What’s Wrong With Ron Artest?

Darius Soriano —  December 6, 2010

One of the undertold stories of this Laker campaign is how Ron Artest is playing.  This makes sense considering sexier stories surrounding Kobe’s shooting, Gasol’s minutes, the play of the bench, and Bynum’s knees have been such major parts of the Lakers’ start to the season.  Plus, when you throw in the Lakers’ strong start and then their recent losing streak, the bigger issue of their overall team performance was also a more prominent story than focusing too much attention on Ron’s play.  But since the Lakers have finally broken out of their losing ways (at least for one game), I thought I’d turn the spotlight onto how Ron has been faring this year and some of the things that I’ve noticed when reviewing his performances.  (On a side note, let me say that this is a topic that’s been covered well by the fine folks at Silver Screen and Roll and in a recent piece at ESPN Los Angeles.  Give those articles a read to get more background on what we’re discussing here.)

Essentially, Ron Artest hasn’t been playing that well in the Lakers’ first 20 games.  He’s playing fewer minutes (down to 27 per game) and thus his per game averages are down (even if only slightly) across the board.  He’s shooting his lowest percentage over an extended period since the 40 games he played for the Kings in the 2005-’06 season, and his comfort level in the Triangle seems on par with where it was last season (a fact that, after his strong pre-season performance this year, is difficult to comprehend).  When I exchanged emails with our old friend Kurt Helin of PBT I asked him what he was seeing from Ron:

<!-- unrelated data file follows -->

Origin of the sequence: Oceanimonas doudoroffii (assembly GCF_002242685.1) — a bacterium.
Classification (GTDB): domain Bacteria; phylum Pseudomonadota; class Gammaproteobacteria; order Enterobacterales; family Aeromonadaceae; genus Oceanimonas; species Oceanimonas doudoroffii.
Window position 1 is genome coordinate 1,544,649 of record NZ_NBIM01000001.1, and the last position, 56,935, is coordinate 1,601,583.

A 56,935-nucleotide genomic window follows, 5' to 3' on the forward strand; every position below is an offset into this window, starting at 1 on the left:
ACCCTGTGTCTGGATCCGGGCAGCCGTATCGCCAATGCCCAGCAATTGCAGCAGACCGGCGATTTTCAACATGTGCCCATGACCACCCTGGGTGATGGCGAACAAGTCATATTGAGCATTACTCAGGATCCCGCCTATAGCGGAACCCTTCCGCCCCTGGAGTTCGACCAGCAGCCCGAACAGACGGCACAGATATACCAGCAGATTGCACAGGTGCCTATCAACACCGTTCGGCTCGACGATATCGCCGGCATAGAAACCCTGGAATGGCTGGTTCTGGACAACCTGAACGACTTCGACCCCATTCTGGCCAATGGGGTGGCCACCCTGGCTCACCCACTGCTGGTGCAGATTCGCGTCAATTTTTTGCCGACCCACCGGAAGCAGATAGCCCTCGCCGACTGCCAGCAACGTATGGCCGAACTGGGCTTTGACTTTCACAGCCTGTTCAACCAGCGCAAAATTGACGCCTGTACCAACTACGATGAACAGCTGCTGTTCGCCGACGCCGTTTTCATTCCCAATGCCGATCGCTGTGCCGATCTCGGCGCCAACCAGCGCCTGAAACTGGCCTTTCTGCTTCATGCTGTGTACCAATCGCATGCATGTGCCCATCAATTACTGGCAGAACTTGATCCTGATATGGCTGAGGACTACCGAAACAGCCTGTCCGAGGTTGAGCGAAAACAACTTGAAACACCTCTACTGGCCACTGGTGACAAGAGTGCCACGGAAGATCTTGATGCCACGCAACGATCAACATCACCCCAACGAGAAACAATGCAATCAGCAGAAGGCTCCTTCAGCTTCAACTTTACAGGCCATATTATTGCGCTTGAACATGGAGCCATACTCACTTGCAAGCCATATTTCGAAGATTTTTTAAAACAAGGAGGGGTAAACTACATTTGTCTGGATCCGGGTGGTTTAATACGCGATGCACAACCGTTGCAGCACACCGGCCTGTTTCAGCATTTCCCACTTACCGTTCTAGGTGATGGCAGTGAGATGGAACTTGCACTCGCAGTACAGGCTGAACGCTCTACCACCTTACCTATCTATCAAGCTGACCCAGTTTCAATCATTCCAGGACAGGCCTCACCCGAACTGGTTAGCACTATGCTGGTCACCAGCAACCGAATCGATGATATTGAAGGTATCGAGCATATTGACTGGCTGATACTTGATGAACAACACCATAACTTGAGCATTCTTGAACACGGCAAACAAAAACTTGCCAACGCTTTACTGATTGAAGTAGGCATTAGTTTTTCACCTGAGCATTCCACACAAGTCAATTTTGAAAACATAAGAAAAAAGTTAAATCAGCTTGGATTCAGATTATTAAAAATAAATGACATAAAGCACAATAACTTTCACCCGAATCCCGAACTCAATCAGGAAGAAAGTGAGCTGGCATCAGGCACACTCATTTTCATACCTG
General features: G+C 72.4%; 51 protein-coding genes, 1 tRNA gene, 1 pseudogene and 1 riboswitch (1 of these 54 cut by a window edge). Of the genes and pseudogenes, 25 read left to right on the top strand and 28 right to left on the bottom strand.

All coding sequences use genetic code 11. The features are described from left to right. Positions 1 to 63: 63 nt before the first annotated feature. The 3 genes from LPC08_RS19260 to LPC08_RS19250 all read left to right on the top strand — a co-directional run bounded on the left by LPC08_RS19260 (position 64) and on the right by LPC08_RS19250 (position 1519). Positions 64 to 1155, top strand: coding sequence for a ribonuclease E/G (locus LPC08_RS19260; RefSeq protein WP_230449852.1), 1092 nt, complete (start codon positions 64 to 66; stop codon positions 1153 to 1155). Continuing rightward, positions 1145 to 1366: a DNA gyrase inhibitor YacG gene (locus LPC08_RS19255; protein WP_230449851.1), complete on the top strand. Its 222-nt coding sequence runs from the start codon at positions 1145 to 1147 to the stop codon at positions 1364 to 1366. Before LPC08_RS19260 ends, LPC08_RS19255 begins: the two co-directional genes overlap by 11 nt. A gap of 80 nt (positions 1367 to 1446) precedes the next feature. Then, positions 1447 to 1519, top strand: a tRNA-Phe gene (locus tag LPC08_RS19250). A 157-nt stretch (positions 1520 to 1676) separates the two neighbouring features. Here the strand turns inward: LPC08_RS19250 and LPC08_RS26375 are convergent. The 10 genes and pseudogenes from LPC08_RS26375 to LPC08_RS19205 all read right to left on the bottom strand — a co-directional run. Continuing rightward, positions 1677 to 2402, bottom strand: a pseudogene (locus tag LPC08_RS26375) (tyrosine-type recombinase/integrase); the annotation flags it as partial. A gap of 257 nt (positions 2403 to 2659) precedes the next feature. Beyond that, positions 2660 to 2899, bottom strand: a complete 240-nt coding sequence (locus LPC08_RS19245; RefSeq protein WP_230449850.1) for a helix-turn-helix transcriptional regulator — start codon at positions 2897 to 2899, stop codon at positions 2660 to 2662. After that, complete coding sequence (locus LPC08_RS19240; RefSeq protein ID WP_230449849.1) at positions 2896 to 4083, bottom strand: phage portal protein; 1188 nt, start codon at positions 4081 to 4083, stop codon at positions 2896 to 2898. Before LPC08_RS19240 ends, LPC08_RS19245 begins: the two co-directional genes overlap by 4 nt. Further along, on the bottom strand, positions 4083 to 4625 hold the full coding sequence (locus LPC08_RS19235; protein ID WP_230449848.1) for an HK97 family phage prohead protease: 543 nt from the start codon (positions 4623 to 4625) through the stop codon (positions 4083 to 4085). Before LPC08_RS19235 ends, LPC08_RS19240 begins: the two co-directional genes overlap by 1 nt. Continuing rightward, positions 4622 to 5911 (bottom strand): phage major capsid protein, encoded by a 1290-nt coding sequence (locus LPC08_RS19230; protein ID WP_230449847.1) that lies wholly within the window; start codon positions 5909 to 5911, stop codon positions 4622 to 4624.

Artest does look off (offensively). I looked at him on Synergy and he is still shooting well in a spot-up/catch-and-shoot situations (41.7% from three on those) but when it comes to plays within the flow of the offense, well, he’s not flowing well and he’s breaking out of the sets a lot.  His plays in isolation are especially bad.